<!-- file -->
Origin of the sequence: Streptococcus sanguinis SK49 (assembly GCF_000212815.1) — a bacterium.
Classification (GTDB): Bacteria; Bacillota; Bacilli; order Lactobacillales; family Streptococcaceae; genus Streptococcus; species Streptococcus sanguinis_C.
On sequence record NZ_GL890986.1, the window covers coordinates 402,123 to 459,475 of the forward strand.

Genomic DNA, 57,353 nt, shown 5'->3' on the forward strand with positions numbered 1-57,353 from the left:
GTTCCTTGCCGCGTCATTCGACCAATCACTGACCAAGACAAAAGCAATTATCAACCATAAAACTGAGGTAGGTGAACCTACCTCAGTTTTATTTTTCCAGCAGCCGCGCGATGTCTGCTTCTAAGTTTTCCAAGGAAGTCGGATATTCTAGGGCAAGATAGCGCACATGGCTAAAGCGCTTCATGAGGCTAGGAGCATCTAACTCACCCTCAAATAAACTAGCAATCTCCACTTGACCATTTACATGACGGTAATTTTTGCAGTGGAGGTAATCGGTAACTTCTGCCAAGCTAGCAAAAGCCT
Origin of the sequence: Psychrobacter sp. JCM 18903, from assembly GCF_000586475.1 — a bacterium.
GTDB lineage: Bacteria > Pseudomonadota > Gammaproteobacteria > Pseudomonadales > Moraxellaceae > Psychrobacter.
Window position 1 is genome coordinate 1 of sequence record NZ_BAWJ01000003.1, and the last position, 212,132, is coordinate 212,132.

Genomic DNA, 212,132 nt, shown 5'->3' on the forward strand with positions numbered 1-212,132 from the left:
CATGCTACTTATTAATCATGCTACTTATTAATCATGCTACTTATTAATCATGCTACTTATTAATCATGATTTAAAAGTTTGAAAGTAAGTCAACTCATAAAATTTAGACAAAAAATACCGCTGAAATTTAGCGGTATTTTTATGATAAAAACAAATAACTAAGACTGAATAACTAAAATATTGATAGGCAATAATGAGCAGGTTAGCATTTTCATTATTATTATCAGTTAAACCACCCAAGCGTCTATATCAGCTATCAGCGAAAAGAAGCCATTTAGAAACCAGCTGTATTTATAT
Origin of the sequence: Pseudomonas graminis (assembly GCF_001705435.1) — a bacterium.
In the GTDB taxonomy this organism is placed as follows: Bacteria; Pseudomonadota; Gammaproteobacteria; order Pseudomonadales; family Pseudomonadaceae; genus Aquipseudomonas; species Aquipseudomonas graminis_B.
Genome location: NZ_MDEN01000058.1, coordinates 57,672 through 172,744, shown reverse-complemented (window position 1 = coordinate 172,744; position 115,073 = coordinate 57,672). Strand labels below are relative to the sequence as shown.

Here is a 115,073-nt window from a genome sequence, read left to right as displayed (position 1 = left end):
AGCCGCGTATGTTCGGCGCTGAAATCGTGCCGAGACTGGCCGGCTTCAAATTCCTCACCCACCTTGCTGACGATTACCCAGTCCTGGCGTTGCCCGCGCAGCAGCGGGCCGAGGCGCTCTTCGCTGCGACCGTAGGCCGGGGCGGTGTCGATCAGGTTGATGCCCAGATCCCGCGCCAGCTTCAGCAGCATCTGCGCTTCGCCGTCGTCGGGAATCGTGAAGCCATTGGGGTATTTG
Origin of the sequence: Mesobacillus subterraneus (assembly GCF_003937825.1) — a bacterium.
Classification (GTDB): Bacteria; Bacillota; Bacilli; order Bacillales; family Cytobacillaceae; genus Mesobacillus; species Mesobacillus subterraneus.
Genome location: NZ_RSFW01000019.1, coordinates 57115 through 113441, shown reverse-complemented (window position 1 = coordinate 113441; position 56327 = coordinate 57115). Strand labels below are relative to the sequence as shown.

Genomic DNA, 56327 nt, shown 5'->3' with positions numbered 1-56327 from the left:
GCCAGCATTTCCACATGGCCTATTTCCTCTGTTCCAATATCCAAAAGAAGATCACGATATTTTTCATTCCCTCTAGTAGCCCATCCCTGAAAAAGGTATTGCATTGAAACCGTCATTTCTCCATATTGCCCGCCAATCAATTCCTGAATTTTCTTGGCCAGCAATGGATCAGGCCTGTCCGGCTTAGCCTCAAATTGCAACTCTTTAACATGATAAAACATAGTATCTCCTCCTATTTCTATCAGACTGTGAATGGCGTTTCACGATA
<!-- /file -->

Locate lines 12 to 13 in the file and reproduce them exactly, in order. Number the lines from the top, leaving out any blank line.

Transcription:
In the GTDB taxonomy this organism is placed as follows: Bacteria; Pseudomonadota; Gammaproteobacteria; order Pseudomonadales; family Pseudomonadaceae; genus Aquipseudomonas; species Aquipseudomonas graminis_B.
Genome location: NZ_MDEN01000058.1, coordinates 57,672 through 172,744, shown reverse-complemented (window position 1 = coordinate 172,744; position 115,073 = coordinate 57,672). Strand labels below are relative to the sequence as shown.